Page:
Researchers at the photonics institute at TU Wien have built a device which emits ultrashort flashes of infrared light with extremely high energy. "It is very hard to combine these three properties - long infrared wavelength, short duration and high energy", says Valentina Shumakova. "But this combination is exactly what we need for many interesting strong-field applications."

Component Management
22nd August 2016
'Artificial atom' created in graphene

In a tiny quantum prison, electrons behave quite differently as compared to their counterparts in free space. They can only occupy discrete energy levels, much like the electrons in an atom - for this reason, such electron prisons are often called "artificial atoms". Artificial atoms may also feature properties beyond those of conventional ones, with the potential for many applications, for example in quantum computing.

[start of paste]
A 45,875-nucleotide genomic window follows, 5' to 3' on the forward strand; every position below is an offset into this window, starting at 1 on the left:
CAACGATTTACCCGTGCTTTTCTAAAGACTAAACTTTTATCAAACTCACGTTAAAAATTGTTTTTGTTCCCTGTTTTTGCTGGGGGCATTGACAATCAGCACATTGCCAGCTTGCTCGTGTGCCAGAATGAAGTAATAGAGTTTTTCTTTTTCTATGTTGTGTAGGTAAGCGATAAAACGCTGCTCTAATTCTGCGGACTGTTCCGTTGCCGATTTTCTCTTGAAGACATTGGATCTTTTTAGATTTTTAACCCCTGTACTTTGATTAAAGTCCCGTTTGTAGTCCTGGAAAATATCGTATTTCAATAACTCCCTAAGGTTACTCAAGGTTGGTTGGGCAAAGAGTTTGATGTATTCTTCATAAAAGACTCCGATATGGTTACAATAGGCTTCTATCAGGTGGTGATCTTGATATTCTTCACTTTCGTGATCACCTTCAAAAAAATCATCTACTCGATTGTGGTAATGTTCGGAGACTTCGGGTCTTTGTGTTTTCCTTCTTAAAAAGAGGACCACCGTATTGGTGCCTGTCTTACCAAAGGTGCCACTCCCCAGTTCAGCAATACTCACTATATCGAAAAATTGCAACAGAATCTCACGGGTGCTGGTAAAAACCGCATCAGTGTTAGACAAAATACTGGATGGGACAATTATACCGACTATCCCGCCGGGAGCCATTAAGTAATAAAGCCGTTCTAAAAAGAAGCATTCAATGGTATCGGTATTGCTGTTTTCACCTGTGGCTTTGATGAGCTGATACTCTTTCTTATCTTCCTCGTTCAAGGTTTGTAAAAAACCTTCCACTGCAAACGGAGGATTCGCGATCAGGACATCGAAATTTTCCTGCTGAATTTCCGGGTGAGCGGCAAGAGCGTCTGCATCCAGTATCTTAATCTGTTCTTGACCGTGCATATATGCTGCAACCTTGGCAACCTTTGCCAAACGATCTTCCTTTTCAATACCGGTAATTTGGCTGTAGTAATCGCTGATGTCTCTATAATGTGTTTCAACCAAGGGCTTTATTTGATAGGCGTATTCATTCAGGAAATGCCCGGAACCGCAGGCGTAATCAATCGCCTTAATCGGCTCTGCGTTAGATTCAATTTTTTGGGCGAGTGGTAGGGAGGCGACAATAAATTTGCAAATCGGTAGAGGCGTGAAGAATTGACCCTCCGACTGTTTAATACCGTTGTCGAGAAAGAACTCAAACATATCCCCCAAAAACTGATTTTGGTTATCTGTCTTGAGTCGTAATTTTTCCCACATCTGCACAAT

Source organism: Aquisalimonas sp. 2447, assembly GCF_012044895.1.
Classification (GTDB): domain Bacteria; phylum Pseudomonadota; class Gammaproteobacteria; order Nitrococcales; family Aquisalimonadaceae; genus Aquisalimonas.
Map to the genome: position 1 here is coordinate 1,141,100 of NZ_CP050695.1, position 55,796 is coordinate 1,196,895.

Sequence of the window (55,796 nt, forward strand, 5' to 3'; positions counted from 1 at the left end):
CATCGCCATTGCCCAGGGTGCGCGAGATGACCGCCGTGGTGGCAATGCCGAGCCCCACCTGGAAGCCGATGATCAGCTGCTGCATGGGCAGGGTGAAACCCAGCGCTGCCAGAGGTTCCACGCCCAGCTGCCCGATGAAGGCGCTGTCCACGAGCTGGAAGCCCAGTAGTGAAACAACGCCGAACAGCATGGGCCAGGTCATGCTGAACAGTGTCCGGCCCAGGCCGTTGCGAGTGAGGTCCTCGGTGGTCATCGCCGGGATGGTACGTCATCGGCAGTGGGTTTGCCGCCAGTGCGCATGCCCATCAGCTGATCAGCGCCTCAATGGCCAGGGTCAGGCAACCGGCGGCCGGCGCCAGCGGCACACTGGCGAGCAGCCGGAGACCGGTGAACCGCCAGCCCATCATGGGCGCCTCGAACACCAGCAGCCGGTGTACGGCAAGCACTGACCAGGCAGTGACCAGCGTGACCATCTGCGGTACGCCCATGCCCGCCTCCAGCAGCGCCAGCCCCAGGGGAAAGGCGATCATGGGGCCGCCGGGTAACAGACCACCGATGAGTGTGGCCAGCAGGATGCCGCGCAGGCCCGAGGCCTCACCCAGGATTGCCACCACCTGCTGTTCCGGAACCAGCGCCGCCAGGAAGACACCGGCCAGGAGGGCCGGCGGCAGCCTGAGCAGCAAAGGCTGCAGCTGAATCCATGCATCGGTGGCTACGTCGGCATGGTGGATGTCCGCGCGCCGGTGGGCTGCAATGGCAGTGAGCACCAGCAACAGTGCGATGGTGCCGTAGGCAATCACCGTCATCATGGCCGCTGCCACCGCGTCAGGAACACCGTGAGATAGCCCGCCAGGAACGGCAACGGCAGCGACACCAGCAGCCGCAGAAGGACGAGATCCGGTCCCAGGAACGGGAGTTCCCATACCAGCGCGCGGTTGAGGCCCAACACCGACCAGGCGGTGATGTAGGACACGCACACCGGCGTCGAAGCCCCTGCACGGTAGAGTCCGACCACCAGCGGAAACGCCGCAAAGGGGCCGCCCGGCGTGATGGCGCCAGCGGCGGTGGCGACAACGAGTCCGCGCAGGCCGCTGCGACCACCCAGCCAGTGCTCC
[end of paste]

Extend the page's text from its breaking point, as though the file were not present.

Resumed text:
Component Management
5th July 2016
Material can switch stiction and wetting with electricity

TU Wien (Vienna), KU Leuven and the University of Zürich have discovered a robust surface whose adhesive and wetting properties can be switched using electricity. This remarkable result is featured on the cover of Nature magazine. When rain falls on a lotus leaf, the leaf doesn't get wet. Thanks to its special structure, the water drops roll off without wetting the surface. Artificial materials can be made water-repellent, too. It is, howeve...

25th April 2016
Floating solar platforms are resistant and save space

Solar panels require a lot of space, so why not use the space which is abundant in large bodies of water to produce environmentally-friendly electricity? The main obstacle to this is waves, which endanger large floating installations on the water. A new lightweight construction has been developed at TU Wien which can be used to build platforms spanning one hundred metres long which remain steady and firmly in place – even in rough sea weath...